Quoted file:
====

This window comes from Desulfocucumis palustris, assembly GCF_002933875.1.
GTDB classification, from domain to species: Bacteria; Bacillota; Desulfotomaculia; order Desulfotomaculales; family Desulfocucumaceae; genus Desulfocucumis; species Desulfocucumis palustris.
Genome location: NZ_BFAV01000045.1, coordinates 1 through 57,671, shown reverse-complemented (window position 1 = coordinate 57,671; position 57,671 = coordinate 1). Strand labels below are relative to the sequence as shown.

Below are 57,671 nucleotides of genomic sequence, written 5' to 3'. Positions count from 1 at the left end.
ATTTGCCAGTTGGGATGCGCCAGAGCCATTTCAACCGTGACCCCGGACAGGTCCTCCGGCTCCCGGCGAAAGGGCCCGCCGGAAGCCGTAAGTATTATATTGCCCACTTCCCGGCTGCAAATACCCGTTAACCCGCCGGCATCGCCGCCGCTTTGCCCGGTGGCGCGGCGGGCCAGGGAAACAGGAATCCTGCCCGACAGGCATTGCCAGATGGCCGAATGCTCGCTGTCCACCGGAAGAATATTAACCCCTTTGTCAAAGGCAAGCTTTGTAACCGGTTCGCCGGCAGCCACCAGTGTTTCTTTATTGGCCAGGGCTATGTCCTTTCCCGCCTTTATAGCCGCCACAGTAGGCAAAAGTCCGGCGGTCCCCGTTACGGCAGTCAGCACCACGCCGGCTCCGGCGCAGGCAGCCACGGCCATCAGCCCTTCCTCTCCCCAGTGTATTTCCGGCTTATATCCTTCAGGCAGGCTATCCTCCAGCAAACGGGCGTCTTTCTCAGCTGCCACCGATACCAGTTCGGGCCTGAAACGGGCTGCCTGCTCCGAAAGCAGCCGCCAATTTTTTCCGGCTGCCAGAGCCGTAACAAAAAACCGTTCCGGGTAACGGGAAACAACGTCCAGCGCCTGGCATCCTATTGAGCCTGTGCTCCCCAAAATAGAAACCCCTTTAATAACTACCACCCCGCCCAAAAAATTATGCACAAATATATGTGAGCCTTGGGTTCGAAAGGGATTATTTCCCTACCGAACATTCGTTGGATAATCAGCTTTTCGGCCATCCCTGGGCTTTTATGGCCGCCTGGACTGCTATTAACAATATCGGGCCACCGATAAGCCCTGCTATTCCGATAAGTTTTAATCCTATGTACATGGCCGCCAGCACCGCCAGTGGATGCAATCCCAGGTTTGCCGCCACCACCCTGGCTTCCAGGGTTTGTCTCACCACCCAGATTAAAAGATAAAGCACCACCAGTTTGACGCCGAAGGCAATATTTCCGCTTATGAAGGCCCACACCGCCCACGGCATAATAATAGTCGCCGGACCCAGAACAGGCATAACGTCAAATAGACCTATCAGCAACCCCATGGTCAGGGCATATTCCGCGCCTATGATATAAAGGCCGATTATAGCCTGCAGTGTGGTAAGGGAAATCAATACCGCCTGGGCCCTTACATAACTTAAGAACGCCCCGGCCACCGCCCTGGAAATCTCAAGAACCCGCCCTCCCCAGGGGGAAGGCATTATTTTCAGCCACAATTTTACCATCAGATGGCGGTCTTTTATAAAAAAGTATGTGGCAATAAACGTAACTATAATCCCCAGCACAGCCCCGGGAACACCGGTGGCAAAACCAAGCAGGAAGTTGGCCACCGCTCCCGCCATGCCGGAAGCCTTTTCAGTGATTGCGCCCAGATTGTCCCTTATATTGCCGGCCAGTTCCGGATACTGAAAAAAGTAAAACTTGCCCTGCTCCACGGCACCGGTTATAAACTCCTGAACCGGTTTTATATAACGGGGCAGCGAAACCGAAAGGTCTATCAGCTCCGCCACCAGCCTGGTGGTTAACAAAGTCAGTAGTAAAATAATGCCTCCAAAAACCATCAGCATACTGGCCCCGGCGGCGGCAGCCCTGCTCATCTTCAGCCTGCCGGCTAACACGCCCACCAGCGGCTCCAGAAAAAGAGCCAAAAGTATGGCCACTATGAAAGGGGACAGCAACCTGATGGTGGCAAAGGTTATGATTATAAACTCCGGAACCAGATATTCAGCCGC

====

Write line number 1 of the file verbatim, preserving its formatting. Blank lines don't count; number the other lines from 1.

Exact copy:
This window comes from Desulfocucumis palustris, assembly GCF_002933875.1.